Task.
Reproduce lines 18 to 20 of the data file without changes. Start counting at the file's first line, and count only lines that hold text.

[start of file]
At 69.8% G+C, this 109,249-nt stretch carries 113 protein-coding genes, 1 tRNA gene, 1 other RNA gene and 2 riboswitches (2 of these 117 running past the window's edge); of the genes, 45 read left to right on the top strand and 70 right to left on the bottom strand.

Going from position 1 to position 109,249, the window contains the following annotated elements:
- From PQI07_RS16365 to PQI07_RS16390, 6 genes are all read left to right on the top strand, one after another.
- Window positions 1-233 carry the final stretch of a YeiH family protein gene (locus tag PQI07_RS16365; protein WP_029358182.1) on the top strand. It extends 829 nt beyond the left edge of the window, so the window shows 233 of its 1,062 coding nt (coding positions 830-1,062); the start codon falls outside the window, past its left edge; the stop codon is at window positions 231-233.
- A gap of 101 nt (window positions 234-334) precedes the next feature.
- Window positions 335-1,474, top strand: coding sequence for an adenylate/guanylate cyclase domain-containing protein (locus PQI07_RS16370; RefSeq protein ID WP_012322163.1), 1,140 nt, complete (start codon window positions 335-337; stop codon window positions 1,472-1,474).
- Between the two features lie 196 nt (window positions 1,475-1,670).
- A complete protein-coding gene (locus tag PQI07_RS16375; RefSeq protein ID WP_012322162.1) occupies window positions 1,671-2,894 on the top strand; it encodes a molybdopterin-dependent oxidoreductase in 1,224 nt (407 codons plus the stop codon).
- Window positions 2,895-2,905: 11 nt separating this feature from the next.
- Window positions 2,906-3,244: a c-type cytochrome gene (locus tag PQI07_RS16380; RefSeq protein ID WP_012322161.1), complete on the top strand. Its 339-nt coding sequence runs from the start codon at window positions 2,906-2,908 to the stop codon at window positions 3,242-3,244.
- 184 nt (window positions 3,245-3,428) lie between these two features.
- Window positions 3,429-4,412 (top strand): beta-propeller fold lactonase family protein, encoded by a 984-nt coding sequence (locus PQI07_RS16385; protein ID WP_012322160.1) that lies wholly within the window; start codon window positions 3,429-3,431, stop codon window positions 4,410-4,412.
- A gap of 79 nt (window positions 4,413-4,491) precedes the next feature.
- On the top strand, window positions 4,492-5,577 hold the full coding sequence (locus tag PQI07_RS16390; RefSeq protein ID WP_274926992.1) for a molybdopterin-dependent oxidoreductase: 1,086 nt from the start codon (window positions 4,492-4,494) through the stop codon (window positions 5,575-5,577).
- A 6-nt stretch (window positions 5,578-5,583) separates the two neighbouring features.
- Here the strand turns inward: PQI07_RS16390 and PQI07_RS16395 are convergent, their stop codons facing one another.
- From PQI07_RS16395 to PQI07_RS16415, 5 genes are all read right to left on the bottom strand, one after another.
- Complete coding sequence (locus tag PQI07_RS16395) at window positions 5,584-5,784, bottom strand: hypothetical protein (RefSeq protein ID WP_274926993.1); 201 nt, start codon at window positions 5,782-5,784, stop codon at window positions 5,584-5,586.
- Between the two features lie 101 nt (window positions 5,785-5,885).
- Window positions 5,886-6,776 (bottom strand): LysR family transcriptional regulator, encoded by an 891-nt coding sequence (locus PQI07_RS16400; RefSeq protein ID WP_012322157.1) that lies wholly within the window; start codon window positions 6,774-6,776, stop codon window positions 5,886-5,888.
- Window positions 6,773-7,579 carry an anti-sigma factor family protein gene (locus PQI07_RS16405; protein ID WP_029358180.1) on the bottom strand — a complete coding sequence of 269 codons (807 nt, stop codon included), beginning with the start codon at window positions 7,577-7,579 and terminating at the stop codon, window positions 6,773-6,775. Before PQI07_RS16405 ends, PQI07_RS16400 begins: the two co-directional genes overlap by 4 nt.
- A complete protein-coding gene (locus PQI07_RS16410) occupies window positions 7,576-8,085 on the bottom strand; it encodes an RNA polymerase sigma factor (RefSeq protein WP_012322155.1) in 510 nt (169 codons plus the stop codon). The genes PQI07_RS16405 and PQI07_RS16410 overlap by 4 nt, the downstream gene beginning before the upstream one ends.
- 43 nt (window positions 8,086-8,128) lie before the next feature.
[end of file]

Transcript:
- Complete coding sequence (locus tag PQI07_RS16395) at window positions 5,584-5,784, bottom strand: hypothetical protein (RefSeq protein ID WP_274926993.1); 201 nt, start codon at window positions 5,782-5,784, stop codon at window positions 5,584-5,586.
- Between the two features lie 101 nt (window positions 5,785-5,885).
- Window positions 5,886-6,776 (bottom strand): LysR family transcriptional regulator, encoded by an 891-nt coding sequence (locus PQI07_RS16400; RefSeq protein ID WP_012322157.1) that lies wholly within the window; start codon window positions 6,774-6,776, stop codon window positions 5,886-5,888.